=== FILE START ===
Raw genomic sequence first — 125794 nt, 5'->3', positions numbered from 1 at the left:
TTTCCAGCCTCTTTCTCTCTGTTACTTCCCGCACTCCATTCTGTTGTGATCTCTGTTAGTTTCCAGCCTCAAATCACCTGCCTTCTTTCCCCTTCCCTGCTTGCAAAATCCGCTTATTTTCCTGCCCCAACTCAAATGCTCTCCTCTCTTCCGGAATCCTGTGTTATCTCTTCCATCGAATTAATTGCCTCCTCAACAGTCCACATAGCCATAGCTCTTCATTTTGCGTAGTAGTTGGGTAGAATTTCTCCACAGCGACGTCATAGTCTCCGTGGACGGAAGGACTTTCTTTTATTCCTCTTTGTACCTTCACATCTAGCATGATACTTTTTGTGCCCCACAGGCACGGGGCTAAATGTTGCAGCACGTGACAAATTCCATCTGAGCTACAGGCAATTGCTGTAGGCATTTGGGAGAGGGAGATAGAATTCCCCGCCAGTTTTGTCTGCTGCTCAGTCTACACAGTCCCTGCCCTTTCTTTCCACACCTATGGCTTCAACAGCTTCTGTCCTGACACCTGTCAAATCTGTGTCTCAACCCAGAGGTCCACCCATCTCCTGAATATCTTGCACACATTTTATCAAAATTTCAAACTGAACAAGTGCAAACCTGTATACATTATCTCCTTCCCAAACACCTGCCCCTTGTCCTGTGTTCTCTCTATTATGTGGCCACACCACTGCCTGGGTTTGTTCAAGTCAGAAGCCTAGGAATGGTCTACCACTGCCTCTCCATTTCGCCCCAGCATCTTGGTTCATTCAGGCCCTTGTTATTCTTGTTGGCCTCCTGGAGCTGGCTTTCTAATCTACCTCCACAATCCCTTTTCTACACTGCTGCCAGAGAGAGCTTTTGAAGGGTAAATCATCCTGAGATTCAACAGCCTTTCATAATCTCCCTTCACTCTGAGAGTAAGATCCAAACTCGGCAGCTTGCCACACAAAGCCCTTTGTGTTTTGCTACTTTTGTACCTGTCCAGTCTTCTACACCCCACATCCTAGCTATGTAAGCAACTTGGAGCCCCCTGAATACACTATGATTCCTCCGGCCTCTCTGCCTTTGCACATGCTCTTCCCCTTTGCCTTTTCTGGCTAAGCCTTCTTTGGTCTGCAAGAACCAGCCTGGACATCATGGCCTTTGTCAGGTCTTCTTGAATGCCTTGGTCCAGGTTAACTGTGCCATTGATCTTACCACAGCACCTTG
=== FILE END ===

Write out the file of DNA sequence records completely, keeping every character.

Raw genomic sequence first — 125794 nt, 5'->3', positions numbered from 1 at the left:
TTTCCAGCCTCTTTCTCTCTGTTACTTCCCGCACTCCATTCTGTTGTGATCTCTGTTAGTTTCCAGCCTCAAATCACCTGCCTTCTTTCCCCTTCCCTGCTTGCAAAATCCGCTTATTTTCCTGCCCCAACTCAAATGCTCTCCTCTCTTCCGGAATCCTGTGTTATCTCTTCCATCGAATTAATTGCCTCCTCAACAGTCCACATAGCCATAGCTCTTCATTTTGCGTAGTAGTTGGGTAGAATTTCTCCACAGCGACGTCATAGTCTCCGTGGACGGAAGGACTTTCTTTTATTCCTCTTTGTACCTTCACATCTAGCATGATACTTTTTGTGCCCCACAGGCACGGGGCTAAATGTTGCAGCACGTGACAAATTCCATCTGAGCTACAGGCAATTGCTGTAGGCATTTGGGAGAGGGAGATAGAATTCCCCGCCAGTTTTGTCTGCTGCTCAGTCTACACAGTCCCTGCCCTTTCTTTCCACACCTATGGCTTCAACAGCTTCTGTCCTGACACCTGTCAAATCTGTGTCTCAACCCAGAGGTCCACCCATCTCCTGAATATCTTGCACACATTTTATCAAAATTTCAAACTGAACAAGTGCAAACCTGTATACATTATCTCCTTCCCAAACACCTGCCCCTTGTCCTGTGTTCTCTCTATTATGTGGCCACACCACTGCCTGGGTTTGTTCAAGTCAGAAGCCTAGGAATGGTCTACCACTGCCTCTCCATTTCGCCCCAGCATCTTGGTTCATTCAGGCCCTTGTTATTCTTGTTGGCCTCCTGGAGCTGGCTTTCTAATCTACCTCCACAATCCCTTTTCTACACTGCTGCCAGAGAGAGCTTTTGAAGGGTAAATCATCCTGAGATTCAACAGCCTTTCATAATCTCCCTTCACTCTGAGAGTAAGATCCAAACTCGGCAGCTTGCCACACAAAGCCCTTTGTGTTTTGCTACTTTTGTACCTGTCCAGTCTTCTACACCCCACATCCTAGCTATGTAAGCAACTTGGAGCCCCCTGAATACACTATGATTCCTCCGGCCTCTCTGCCTTTGCACATGCTCTTCCCCTTTGCCTTTTCTGGCTAAGCCTTCTTTGGTCTGCAAGAACCAGCCTGGACATCATGGCCTTTGTCAGGTCTTCTTGAATGCCTTGGTCCAGGTTAACTGTGCCATTGATCTTACCACAGCACCTTG